What Do the Nones Believe?

What Do the Nones Believe? February 23, 2024

Now that 28% of Americans are “Nones,” claiming to hold to no religion, they have become the nation’s biggest religious cohort, just ahead of evangelical protestants  (24%) and Catholics (23%).   So Pew Research has drilled down to find out more about Nones and what they believe.

Here are some details from the report of Pew’s research. . .

First of all, very few Nones don’t believe in God.  Only 17% are atheists.  20% are agnostics.  By far the largest group, 63%, say their religion is “Nothing in particular.”  Contrary to the impression we have been given, that’s not the same as saying they have no religion.  They have no “particular” religion.  Like the syncretists of the interfaith movement who believe that all religions are equally valid, they see no need to identify with one religion in particular.

And yet the “Nothing in particulars” are not usually sophisticated philosophers of religion.  While atheists and agnostics are typically more educated than those who are affiliated with religion, “nothing in particulars” on average are less educated than religious Americans.  They are, in fact, mostly members of the white working class, the “least churched” demographic.

When asked why they aren’t connected with a religion, 60% say they question a lot of religious teachings; 47% don’t like religious organizations; 41% don’t see a need for religion in their lives; 30% have had bad experiences with religious people; and 12% just don’t have time for religion.

Are the Nones taking over the country?  Not really.  Pew sums up their findings:

By a variety of measures, religious “nones” are less civically engaged and socially connected than people who identify with a religion. On average, they are less likely to vote, less likely to have volunteered lately, less satisfied with their local communities and less satisfied with their social lives.

That is to say, atheists and agnostics vote at about the same rate as the religiously affiliated.  “Nothing in particulars,” though, drag the numbers way down.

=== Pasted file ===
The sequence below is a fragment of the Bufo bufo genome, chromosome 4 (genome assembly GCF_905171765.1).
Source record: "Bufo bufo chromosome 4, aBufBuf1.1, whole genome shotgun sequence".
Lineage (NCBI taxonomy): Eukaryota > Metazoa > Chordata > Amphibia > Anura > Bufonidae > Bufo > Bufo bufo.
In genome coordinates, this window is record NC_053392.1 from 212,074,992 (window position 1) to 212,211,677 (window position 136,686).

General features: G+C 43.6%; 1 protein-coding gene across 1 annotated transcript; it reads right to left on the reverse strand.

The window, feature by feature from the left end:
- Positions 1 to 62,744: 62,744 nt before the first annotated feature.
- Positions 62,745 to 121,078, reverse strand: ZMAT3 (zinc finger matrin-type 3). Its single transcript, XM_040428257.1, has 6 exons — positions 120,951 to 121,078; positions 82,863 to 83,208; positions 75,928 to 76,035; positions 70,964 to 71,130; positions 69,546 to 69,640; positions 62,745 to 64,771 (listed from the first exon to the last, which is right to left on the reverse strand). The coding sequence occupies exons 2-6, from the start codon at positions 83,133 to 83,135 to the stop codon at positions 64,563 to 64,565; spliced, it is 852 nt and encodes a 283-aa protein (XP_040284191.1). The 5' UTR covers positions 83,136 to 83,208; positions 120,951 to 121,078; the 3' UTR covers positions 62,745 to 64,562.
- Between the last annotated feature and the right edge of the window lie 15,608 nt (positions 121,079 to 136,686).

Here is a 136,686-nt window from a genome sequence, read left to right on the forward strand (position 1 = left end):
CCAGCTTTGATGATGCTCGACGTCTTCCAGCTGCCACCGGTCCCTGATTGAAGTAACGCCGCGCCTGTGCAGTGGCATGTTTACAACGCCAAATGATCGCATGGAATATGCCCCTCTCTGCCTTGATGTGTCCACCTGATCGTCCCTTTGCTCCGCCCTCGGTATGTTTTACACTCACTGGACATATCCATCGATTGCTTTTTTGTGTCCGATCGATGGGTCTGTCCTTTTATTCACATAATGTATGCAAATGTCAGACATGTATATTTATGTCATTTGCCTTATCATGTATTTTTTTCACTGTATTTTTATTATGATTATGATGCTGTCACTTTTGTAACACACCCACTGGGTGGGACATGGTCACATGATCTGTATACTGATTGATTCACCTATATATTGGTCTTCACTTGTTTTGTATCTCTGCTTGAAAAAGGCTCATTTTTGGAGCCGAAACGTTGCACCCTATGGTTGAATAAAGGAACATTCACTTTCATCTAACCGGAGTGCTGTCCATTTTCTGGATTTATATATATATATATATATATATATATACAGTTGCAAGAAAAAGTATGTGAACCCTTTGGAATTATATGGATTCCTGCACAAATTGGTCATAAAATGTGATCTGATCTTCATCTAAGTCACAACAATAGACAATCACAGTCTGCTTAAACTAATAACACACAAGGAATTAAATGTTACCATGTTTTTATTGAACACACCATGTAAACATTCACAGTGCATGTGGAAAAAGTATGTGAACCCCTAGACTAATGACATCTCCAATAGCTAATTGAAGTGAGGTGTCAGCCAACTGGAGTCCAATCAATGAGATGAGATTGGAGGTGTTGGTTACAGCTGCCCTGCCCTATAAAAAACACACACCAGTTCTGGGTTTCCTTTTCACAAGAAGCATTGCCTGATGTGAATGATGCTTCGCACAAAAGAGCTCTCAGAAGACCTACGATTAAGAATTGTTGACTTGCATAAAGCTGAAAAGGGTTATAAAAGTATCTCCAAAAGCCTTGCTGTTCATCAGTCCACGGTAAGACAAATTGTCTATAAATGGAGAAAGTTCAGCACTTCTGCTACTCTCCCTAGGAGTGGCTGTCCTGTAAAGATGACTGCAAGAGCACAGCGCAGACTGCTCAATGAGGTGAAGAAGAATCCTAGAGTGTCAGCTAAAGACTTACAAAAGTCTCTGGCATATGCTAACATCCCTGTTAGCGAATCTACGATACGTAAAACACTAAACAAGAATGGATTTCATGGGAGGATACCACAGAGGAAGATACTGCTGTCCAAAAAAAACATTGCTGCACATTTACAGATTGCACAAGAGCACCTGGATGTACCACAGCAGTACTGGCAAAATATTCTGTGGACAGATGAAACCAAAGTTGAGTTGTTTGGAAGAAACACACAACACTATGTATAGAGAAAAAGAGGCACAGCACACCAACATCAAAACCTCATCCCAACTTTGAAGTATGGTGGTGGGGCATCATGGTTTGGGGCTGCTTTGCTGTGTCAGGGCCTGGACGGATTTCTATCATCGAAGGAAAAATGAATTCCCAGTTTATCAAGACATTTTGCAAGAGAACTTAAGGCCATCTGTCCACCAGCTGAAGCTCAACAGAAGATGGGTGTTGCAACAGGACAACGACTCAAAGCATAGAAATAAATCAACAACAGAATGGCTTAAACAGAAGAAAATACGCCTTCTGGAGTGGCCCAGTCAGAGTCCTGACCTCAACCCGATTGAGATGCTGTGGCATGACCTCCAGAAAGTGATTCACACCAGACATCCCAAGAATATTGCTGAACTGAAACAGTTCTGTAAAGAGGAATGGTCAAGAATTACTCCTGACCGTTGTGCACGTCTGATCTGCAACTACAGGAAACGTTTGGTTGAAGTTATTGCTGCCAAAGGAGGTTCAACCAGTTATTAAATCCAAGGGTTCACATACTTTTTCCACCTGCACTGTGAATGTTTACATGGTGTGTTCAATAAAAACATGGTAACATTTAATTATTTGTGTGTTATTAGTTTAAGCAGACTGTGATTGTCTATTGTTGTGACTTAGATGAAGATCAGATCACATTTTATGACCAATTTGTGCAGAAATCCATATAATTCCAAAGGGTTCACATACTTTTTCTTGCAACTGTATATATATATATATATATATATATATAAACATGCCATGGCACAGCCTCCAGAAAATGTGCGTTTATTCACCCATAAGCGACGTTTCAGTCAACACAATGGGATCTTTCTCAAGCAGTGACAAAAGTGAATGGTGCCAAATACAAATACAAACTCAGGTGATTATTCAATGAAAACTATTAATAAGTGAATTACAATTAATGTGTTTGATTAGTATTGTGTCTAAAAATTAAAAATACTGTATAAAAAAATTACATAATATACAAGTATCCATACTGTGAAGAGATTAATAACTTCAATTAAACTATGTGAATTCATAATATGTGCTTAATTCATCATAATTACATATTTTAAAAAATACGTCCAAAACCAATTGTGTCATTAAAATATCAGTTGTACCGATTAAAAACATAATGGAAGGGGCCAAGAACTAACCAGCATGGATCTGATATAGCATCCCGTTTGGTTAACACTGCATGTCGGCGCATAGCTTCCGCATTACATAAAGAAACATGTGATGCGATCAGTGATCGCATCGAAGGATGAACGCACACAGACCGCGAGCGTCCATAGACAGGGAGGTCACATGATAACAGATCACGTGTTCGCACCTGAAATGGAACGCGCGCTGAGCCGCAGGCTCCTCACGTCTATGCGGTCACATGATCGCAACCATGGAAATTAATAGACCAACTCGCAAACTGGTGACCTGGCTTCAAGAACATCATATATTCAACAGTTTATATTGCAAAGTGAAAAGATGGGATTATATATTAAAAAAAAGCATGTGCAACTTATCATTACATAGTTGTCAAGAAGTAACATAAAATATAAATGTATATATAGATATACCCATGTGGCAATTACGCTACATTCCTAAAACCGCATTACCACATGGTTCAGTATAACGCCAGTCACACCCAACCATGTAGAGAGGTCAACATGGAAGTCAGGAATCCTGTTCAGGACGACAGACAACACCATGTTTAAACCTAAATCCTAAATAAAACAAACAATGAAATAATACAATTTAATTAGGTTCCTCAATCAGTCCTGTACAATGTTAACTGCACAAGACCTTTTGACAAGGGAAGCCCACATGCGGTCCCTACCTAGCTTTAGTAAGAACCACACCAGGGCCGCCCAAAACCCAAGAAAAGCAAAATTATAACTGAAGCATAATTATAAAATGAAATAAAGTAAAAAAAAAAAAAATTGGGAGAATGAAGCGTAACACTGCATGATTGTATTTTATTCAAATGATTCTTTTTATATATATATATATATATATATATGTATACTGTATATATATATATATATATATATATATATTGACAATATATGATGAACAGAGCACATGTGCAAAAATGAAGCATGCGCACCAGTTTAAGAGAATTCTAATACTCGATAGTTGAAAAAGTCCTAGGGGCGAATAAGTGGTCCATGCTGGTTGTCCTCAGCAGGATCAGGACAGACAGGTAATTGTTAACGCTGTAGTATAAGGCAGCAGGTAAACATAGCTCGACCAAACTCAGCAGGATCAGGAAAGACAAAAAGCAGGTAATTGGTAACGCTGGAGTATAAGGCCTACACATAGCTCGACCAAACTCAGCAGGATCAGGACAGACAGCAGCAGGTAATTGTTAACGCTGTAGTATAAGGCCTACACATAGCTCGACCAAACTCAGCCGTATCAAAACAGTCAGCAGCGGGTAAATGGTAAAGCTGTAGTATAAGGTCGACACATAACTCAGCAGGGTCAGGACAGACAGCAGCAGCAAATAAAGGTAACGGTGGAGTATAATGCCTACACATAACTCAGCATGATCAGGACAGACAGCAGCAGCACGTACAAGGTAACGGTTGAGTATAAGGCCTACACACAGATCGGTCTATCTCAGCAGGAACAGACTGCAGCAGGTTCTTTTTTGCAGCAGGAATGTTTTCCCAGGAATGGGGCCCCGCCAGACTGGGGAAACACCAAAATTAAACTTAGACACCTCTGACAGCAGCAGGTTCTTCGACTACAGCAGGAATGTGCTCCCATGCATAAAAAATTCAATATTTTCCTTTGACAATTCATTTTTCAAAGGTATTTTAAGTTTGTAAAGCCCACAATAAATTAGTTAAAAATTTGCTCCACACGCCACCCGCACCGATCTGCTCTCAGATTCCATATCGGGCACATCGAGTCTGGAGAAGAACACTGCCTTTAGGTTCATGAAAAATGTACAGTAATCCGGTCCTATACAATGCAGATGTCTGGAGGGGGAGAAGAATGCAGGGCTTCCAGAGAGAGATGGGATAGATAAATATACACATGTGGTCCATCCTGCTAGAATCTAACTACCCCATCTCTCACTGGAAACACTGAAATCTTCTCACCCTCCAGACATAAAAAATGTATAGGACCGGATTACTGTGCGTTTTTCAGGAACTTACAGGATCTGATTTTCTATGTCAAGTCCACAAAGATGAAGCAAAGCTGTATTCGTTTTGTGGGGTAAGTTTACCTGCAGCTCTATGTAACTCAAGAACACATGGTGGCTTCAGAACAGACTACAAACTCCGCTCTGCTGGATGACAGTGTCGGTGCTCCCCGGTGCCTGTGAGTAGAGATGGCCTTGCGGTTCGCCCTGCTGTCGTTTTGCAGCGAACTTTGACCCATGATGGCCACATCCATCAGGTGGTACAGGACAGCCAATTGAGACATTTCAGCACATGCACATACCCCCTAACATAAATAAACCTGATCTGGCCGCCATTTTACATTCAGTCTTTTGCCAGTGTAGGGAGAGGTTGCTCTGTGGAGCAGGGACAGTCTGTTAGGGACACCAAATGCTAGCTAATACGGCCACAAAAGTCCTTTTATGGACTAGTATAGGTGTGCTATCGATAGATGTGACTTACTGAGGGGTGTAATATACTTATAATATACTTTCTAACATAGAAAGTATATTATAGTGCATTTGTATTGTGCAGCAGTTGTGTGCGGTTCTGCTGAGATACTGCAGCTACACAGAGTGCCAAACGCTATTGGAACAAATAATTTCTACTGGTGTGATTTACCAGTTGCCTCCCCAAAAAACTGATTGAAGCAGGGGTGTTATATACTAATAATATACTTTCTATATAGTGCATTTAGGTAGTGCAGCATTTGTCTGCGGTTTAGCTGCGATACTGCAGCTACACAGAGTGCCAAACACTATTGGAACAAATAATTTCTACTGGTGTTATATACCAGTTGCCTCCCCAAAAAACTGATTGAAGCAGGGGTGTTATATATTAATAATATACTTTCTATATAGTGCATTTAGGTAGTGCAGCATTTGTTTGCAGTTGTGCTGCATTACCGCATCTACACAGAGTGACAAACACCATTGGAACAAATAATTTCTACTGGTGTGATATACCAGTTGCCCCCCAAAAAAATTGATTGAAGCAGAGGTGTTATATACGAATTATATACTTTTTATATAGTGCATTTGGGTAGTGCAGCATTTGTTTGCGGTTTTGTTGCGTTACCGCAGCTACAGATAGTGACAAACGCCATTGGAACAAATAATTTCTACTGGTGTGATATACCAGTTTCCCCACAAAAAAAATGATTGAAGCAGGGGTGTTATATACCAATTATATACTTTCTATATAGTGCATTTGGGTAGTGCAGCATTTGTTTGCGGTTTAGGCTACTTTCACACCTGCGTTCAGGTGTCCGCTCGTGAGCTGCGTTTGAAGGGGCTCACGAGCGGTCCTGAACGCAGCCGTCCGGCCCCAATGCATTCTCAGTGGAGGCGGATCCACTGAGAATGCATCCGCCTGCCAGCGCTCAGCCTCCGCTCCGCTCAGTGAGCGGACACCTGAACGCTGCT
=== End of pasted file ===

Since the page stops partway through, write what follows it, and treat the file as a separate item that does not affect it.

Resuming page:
As for the non-atheist Nones, what kind of deity do they believe in?  Some 13% say they believe in the God of the Bible, while 56% believe in “a higher power.”

Are they “spiritual but not religious”?  Says Pew,

About half say spirituality is very important in their lives or say they think of themselves as spiritual. Most “nones” believe animals other than humans can have spirits or spiritual energies – and many say this is true of parts of nature, such as mountains, rivers or trees.

Are they hostile to religion?  Yes and no.  Some 43% say religion does more harm than good; 41% say religion does an equal amount of good and harm; and 14% say it does more good than harm.

How do Nones approach morality?  That is, how do they decide between right and wrong?  Subjects could choose more than one answer, but this is what they said:  83% cited the desire not to hurt people; 82% cited logic and reason; 69% said it feels good to do right rather than wrong; 60% cited the desire to stay out of trouble; 52% said they go by how they were raised; 46% believe “what goes around comes around” (cf. karma); and 12% cited religious beliefs.

Black nones are a special case.  As Kate Shellnutt observes in an article in Christianity Today, “Nearly all Black nones believe in a higher power, and a third still believe in the God of the Bible. Barely any consider themselves atheists.”

This doesn’t sound like a wave of secularism that threatens religion in America.  It sounds like the fields are white for harvest (John 4:35).

 

Illustration via Facebook

 

 

 

 

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